His plans to watch this year’s Summer League team took Lakers general manager Mitch Kupchak away from a routine he developed in recent weeks.
He would shake hands with a newly acquired free agent. Kupchak then displayed the players’ freshly minted Lakers jersey before shuttering cameras. And then Kupchak spoke into a horde of microphones gushing about the player’s skillset.
That changed when the Lakers introduced swingman Wesley Johnson Thursday at the team’s facility in El Segundo shortly after signing him to a one-year deal at the veteran’s minimum worth a little under $1 million. Lakers spokesman John Black revealed Kupchak’s expectations that he may or may not have wanted divulged.
“He thinks Wesley can develop into a Michael Cooper or Trevor Ariza type player,” Black said. “Mitch will probably be mad at me for sharing that with you guys publicly. But I think all Laker fans would be very happy if something like that were to happen, as would we.”
A tall order indeed.
Cooper cemented himself as one of the NBA’s best defenders and bench players, guiding the Lakers to five NBA championships in the Showtime Era. Although it didn’t secure any long-term future, Ariza’s outside shooting, defense and length helped the Lakers to a 2009 NBA championship.
Meanwhile, Johnson has had three uneventful seasons with the Minnesota Timberwolves and Phoenix Suns. He averaged 7.7 points and 2.8 rebounds in 23.1 minutes, modest numbers for a someone picked fourth overall in the 2010 NBA Draft.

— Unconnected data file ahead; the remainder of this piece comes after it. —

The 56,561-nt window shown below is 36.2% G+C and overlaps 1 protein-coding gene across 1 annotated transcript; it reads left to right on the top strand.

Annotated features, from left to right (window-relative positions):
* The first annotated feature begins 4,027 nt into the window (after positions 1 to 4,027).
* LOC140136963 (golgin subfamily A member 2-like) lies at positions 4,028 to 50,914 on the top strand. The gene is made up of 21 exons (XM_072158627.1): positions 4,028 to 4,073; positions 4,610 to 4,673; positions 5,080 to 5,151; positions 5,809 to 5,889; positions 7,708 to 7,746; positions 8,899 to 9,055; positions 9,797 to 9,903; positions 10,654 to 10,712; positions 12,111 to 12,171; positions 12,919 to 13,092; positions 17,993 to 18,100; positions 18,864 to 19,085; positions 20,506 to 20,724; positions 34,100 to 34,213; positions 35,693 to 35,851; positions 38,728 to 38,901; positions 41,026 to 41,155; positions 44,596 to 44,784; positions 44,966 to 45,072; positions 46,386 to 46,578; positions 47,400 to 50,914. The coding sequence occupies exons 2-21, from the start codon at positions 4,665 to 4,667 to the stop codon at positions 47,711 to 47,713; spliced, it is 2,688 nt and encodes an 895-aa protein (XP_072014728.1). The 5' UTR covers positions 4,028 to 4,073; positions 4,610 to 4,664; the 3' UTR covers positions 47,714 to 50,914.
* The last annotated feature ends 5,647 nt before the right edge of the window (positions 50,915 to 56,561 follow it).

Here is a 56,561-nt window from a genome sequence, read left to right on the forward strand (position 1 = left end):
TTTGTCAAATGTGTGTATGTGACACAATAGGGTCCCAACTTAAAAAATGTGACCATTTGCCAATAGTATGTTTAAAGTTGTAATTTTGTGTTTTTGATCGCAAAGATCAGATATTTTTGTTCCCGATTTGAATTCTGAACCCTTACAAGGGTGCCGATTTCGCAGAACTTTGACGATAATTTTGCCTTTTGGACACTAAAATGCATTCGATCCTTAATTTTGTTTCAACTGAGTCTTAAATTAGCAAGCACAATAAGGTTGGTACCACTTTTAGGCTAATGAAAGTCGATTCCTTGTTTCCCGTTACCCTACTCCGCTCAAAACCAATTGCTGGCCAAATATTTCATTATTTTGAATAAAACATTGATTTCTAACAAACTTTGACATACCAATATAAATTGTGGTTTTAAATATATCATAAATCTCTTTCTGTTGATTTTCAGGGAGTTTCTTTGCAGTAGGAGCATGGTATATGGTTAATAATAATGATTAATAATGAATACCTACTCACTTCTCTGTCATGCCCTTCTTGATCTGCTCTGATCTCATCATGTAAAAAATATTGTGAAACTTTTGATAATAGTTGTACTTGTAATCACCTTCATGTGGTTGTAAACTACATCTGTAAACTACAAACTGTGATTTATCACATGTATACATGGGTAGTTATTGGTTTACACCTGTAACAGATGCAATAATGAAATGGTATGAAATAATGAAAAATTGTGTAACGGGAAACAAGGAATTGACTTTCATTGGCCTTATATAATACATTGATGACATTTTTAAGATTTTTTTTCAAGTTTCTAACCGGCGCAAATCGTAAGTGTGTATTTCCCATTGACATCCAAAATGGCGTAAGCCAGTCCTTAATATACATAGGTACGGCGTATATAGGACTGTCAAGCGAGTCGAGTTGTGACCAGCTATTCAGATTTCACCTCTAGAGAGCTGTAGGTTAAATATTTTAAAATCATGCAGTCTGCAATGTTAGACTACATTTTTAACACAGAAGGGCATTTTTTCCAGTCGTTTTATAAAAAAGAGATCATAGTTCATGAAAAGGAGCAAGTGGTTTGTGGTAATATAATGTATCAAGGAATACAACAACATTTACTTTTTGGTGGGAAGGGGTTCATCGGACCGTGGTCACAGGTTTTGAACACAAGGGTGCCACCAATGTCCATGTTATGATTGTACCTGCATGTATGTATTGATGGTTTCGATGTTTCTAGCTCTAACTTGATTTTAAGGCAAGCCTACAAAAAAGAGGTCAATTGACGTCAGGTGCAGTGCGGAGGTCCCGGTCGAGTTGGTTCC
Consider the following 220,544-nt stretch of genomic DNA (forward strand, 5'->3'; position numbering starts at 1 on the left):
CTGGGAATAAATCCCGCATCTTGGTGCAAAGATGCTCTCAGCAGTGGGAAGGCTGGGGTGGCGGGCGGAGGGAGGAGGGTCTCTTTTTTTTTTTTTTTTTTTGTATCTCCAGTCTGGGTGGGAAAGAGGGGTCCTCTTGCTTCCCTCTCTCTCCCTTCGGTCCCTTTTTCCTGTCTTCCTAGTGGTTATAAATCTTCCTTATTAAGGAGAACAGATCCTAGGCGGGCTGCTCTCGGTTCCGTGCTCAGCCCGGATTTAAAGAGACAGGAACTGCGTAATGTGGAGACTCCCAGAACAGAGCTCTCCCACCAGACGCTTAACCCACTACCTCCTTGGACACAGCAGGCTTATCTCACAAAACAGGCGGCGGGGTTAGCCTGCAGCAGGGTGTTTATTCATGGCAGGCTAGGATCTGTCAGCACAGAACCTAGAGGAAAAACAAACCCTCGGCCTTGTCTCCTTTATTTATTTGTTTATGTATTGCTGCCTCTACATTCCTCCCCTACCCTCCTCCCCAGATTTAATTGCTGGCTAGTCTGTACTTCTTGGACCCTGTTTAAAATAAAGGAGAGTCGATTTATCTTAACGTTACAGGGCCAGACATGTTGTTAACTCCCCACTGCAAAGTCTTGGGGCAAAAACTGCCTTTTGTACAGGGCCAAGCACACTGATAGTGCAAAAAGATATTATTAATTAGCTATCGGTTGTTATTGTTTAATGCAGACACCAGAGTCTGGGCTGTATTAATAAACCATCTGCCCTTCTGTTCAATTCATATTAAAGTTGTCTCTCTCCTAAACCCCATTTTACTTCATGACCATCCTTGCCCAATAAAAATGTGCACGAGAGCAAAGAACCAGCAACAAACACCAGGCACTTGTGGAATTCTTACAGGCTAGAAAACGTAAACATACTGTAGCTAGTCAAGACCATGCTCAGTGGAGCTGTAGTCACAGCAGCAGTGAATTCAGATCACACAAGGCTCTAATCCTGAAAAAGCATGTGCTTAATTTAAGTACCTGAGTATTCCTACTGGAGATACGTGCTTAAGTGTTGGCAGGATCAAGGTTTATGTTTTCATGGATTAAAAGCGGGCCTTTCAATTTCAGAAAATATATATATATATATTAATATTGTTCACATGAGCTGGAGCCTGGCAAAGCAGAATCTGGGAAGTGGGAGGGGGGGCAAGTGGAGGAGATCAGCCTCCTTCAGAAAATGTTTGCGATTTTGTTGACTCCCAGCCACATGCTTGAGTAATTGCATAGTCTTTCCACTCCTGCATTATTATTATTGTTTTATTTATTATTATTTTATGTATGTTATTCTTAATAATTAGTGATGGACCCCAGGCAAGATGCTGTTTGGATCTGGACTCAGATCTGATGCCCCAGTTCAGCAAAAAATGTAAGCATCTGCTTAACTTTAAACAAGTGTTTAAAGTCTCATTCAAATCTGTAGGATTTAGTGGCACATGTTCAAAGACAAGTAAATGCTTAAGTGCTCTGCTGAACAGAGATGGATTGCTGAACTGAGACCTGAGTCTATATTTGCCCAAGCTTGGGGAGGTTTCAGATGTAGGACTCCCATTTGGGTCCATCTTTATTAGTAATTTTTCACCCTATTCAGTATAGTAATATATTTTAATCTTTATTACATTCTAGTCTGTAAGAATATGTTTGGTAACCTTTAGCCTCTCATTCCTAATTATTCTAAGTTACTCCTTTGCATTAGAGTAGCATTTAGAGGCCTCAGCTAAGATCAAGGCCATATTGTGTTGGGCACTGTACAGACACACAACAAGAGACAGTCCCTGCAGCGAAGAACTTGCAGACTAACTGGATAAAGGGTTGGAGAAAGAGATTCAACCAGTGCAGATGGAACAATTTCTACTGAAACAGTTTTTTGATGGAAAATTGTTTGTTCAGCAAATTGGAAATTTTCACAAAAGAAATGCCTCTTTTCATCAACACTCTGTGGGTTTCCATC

“It just didn’t fit me,” Johnson said of his stints in Minnesota and Phoenix. “It didn’t suit my style of play as far as the offense that I was a part of. It wasn’t going my way. I wouldn’t say it was bad luck, but it wasn’t my time.”
Johnson and the Lakers remain convinced that time is now.
Kupchak and Lakers coach Mike D’Antoni have informed Johnson in conversations that they envision him as a dependable player who could provide outside shooting, perimeter defense and athleticism on a team in dire need of such qualities. Johnson, who’s admitted lacking assertiveness in previous seasons, believes his frequent offseason workouts have erased that habit. In those sessions, Johnson said his game has “catapulted” this offseason after developed on all areas, ranging from his shooting, ball handling and conditioning.
“It’ll happen when the season starts as far as showing you how I’ve asserted myself,” Johnson said. “I think being in the gym a whole lot changed my whole mindset and going through what I was going through my first three years. Having been through that, it’s come to an end. I’m going to show you the real Wes. I’ll go back to playing basketball.”
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